THE President of Brazil has paid a warm tribute to a Bangor man who passed away recently.
President Luiz Inacio Lula da Silva said he was saddened by the death of Dr Bill Woods OBE, a doctor and missionary who devoted his life to fighting leprosy in South America, earning him the affectionate moniker, the Angel of the Amazon.
Dr Woods spent his career bringing relief to people with a much-stigmatised disease, and passed away in Bangor last week, where he spent the last of his 86 years following a battle with cancer.
Describing Dr Woods as a ‘personal friend’, President da Silva paid tribute to work of the Bangor man who fought leprosy for many years and is credited with advancing treatment of the disease across the continent.
“William John Woods was a missionary of the Baptist church and a doctor who worked in Acre and Amazonas,” said the President.
“Dr. Guilherme, as he was called, was also known as the ‘leprosy doctor’ in the 1970s and 1980s, when those affected by the disease were stigmatised in the country.
“He worked in cities, in rubber plantations and indigenous territories, providing support to those who needed medical care. With sadness I received the news of his death. To the family, my condolences.
“To the doctors who find him an inspiration, may the good teachings of Dr. Guilherme remain.”
Dr Woods was originally from east Belfast and received his OBE in 1997 from the late Queen, rewarding a lifetime of service in his specialist field.
He had further links with the borough, spending the war in the Old Schoolhouse in Ballygowan, before setting off for Brazil’s Amazon Basin to help fight leprosy and rare tropical skin diseases.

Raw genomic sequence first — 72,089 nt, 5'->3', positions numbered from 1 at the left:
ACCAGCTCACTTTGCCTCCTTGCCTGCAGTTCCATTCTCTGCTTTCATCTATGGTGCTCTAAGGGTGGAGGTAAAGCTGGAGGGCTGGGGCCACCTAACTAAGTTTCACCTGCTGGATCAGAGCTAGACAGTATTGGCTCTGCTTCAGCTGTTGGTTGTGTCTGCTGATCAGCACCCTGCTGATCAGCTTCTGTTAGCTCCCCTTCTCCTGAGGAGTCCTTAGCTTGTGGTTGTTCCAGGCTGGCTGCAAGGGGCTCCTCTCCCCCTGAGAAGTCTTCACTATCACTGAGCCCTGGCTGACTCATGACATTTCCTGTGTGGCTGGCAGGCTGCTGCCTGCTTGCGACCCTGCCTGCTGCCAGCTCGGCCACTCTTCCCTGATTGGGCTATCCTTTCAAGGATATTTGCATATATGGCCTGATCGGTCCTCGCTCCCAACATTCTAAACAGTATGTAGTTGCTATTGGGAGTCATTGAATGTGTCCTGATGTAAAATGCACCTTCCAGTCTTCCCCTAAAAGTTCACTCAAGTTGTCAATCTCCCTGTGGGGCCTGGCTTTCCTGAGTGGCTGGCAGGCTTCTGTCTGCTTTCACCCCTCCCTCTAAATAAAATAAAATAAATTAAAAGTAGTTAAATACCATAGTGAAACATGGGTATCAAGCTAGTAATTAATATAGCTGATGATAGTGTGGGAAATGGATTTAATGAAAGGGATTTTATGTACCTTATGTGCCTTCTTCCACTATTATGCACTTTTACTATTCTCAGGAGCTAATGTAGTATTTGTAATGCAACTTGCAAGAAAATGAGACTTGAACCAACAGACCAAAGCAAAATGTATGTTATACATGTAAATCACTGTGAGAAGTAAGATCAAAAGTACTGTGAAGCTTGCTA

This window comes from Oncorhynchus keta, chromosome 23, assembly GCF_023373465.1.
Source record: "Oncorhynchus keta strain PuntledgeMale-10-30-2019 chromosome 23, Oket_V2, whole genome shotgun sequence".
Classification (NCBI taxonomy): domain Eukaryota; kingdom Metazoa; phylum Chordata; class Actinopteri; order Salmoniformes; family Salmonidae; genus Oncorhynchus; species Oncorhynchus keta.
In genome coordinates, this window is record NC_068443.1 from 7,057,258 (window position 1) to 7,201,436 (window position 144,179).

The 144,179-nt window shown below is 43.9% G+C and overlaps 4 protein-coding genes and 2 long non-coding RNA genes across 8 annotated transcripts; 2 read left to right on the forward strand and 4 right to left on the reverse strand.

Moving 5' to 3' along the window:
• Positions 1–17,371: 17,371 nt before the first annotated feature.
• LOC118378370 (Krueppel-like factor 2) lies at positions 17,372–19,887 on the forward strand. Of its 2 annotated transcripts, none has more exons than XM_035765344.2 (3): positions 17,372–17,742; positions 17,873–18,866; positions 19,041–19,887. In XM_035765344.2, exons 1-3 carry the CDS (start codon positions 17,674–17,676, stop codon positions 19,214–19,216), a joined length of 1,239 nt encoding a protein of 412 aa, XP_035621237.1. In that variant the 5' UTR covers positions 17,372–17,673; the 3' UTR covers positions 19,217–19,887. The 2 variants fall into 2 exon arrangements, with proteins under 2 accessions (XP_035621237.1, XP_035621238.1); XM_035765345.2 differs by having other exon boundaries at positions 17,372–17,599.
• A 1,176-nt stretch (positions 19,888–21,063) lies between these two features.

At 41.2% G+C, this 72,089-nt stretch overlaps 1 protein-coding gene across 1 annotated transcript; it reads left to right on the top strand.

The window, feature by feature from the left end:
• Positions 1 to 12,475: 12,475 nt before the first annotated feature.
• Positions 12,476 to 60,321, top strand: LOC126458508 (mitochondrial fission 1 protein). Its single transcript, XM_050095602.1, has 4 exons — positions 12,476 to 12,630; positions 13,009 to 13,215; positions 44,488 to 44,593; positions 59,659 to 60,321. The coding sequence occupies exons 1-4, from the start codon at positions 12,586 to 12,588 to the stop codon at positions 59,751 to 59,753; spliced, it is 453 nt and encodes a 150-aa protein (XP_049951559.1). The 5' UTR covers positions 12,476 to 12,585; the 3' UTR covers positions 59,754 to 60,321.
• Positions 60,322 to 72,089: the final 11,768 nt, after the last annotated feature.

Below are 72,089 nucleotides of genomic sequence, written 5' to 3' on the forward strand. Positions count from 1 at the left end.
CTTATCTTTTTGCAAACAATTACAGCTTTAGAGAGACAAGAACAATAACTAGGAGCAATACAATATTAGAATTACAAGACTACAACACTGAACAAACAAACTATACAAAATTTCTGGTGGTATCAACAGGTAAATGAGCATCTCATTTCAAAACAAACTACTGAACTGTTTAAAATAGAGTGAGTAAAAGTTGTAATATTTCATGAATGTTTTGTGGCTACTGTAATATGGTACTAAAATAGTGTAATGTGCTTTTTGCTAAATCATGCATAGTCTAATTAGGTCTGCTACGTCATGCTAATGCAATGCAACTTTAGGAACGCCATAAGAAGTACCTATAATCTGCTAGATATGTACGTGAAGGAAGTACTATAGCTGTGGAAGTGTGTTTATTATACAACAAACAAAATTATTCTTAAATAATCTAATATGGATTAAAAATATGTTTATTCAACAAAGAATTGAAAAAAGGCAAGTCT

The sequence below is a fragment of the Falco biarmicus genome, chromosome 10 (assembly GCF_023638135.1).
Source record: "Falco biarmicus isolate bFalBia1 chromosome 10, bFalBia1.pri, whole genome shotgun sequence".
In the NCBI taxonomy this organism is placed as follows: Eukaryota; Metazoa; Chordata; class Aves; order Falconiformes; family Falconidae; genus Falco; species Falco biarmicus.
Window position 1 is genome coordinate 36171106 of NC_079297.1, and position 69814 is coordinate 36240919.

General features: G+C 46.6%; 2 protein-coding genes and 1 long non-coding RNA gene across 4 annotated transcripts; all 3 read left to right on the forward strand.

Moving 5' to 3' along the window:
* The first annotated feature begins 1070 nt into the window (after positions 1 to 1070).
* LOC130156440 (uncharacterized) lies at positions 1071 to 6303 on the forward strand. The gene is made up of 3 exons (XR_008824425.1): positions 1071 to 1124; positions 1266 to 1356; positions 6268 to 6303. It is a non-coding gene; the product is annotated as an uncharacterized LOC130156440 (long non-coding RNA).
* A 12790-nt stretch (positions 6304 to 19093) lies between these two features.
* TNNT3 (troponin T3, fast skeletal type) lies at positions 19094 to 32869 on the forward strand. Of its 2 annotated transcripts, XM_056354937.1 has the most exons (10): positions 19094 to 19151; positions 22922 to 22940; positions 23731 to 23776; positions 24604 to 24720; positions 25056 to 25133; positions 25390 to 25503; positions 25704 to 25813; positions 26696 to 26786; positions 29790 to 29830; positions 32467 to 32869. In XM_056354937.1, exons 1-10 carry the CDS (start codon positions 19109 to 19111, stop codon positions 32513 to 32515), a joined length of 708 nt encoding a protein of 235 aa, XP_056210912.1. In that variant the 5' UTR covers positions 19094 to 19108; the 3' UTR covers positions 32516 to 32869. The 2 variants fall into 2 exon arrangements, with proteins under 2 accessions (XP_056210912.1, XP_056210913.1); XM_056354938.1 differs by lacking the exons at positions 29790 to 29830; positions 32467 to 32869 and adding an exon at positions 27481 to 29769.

Even after his retirement in North Down, Dr Woods continued to consult with his former colleagues in Brazil, to help guide them through the myriad of treatments for the region’s indigenous people.
The youngest of five children, Dr Woods was called to full-time missionary work following his attendance at Ravenhill Road Free Presbyterian Church.
Paying a moving tribute to Dr Woods, North Down MLA Stephen Dunne said he was very saddened by his passing, but revealed how a death on the other side of the world propelled the physician on his missionary path.
“After hearing of the tragic death of a young missionary, Mrs Ina Orr in Brazil, Bill became convinced that he was meant to serve in Brazil.
“Bill Woods arrived in Brazil in 1960 where he quickly learned Portuguese and became involved in ‘river ministry’ along the isolated tributaries of the Amazon River.
“Through his early experiences in Brazil, Bill saw first hand the debilitating effects leprosy was having on the lives of local people,” Mr Dunne recounted.
It was in 1968 that a young William moved to Manaus, Brazil, to begin medical studies and in 1974 he topped his graduation class to become Dr William Woods MD.
Using his newly acquired skills Bill, by then fluent in Portuguese, began his work as the co-coordinator of the leprosy programme for the Brazilian state of Acre, helping to bring relief to thousands of leprosy sufferers and bring leprosy under control within the Amazon region of Brazil.
Mr Dunne continued: “Bill was an incredible man who worked so faithfully, humbly and diligently for so many years as a missionary and medical doctor in Brazil.”
“Bill’s incredible work with people suffering from leprosy led to him becoming affectionately known as the ‘Angel of the Amazon. In the final years of his life, Bill continued to be an inspiration to both young and old alike, spending much of his time at home in Bangor.
“I would like to take this opportunity to express my sincere sympathy to his family and friends as they mourn the loss of a truly remarkable and gracious gentleman who left behind a wonderful legacy and testimony.’
Donaghadee councillor Janice MacArthur, added her own words of tribute to the late doctor.
“Dr Bill as I knew him, moved to Bangor several years ago following a cancer diagnosis. But even in ill health and old age, he continued to assist and advise his team in Brazil in the treatment of lepers and other rare tropical skin diseases.
“The title of his biography best describes his personal impact on tens of thousands in that remote corner of the world: ‘The Angel of the Amazon’.
“A tiny man in stature, he was one of life’s giants, inspiring everyone that met him. Well done, good and faithful servant,” she said.